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Coronavirus and bookstores: One last hour inside Capitol Hill Books.
The first thing I did after I put on the gloves was I closed my eyes and breathed in. A smell so familiar it might as well be my own body: the brittle must of books, the dust and ink and decades-old fingerprints on a hundred thousand volumes. You might know that smell too, might be able to call it to mind right now. The smell of your university library, of the shelves at your grandparents’ house, of every used bookshop you’ve ever browsed. The smell of the last bookstore I’ll visit, I know, for quite some time.

A few days ago I saw a message on Twitter from a bookstore I like in Washington, D.C., inviting patrons to book individual one-hour shopping appointments. “Ever dream of having Capitol Hill Books all to yourself?” the tweet read. “Now you can.” I had, in fact, often dreamed of having a used bookshop all to myself, though my dreams mostly involved me living above the store, which I owned, because I somehow had become a rich dilettante. But I would settle for this one-hour quarantine version. Like everyone I knew, I was already feeling stir-crazy, missing not only human interaction but the mere experience of being in a place that wasn’t my home or the three-block radius around it. I reserved a slot Friday morning at 10.

The drive was ghostly, my familiar route governed by the old rush-hour tolls and rules but as empty of cars as if I was driving at midnight. I parked about 15 minutes early and walked around the block, bending big six-foot arcs around the dogwalkers, letting the joggers bend big six-foot arcs around me. The moment my phone read 10:00 I knocked on the door of the shop, with its now-moot hours of operation and its CLOSED sign. The man who answered had kind eyes, salt-and-pepper hair, a short beard. “Hi, Dan,” he said. His name was Kyle. We didn’t shake hands. He offered hand sanitizer and laid a pair of gloves on the counter. “I’ll be here,” he said as I snapped the gloves on, indicating the front desk. “The shop is yours.”

I started on the first floor: history, mostly. When I found a book I wanted to buy, I merrily tossed it to the floor; the store was mine, after all, and I didn’t need to carry my growing pile along with me today. I ran my glove-clad finger across spines like a stick across a fence, stopping at each title that seemed even a little bit interesting.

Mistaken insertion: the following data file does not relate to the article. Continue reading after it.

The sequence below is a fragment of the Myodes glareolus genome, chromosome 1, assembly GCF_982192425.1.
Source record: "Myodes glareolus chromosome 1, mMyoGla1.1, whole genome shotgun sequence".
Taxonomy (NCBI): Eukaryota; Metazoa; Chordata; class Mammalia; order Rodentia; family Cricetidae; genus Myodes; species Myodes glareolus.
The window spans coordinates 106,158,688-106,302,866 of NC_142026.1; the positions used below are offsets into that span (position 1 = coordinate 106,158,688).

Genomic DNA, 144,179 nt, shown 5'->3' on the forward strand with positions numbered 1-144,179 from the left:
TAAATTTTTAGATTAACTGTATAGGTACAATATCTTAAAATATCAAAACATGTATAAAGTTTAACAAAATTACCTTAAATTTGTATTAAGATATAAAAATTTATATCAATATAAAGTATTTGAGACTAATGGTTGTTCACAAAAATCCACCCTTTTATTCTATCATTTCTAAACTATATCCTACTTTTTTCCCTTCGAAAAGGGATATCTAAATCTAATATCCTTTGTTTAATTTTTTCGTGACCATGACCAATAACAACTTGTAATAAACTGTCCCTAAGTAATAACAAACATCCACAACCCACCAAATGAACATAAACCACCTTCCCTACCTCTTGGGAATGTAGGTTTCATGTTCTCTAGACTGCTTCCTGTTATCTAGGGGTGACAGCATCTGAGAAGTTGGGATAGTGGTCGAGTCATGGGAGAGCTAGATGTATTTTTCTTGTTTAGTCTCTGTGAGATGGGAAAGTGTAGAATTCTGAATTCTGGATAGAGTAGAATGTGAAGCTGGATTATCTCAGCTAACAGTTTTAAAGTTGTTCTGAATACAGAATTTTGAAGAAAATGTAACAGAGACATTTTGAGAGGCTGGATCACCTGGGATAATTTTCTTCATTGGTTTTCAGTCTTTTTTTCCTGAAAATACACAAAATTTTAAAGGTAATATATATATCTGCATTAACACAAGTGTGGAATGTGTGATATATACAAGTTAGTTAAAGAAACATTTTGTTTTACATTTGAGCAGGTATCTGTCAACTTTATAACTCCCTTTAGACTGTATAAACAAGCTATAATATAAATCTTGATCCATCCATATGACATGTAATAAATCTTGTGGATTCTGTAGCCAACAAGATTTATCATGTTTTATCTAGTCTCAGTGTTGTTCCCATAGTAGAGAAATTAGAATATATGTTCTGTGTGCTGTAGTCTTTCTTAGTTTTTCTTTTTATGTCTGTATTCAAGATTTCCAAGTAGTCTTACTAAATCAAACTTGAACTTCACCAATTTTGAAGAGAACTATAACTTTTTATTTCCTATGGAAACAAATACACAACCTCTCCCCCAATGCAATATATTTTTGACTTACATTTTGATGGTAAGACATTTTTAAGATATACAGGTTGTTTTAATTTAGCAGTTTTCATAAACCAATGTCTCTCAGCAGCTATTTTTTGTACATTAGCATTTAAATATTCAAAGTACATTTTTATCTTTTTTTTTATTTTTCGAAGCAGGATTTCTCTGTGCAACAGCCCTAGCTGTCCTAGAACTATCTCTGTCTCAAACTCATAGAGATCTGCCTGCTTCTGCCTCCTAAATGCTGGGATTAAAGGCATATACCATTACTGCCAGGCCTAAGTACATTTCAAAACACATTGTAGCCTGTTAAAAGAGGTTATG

For every person who loves shopping in used bookstores, the moment your finger stops is the moment a decision tree flowers before you. Do you pull the book out a little, to see its cover? Do you pull the book off the shelf, to read its jacket copy?

Do you want to read this? (The answer, in the bookshop, is almost always yes.)

Will you actually read it? If the answer is yes, as it is perhaps a quarter of the time, you add the book to your pile.

If the answer is no, though, often you don’t immediately put the book back. You pause, you hold the book before your face, and you ask yourself one more question: Might you, one day, become the kind of person who would actually read this book? Should you buy the book just in case? I find that about half the time my answer to that question is yes.

Buying a book means making an investment in your own future, a kind of bet. It’s an expression of optimism about what your life will look like next week or next month, what person you will be five years from now. Freed by Capitol Hill Books for one short hour after weeks of anxiety about the future, I was hungry to imagine times to come in which I could read books about Victorian marriages or medieval trial by combat. After weeks of being the worst, laziest, most stuck-to-the-internet version of myself, I found myself desperate to imagine a version of myself who could settle into a chair, put away my phone, and read this gorgeous paperback of Thomas Merton’s No Man Is an Island. So all three of those books, and others, landed on the growing pile in the middle of the floor.

The ones that still don’t make the cut? You put them back, with sorrow, knowing that someday you will think back on at least one of those books and regret not buying it. Often the tightly-packed shelf no longer can comfortably accommodate the book that occupied that space just moments ago, and you lay the book horizontally atop its shelved companions, the resting position of the book that almost made it but faltered at the finish, an invitation to the next browser, if there is a next browser, to look more carefully.

I pulled a book about the Paris Commune out of Middle Ages, paged through it, and helpfully reshelved it in the section marked the Victorian Era.

Buying a book means making an investment in your own future, a kind of bet.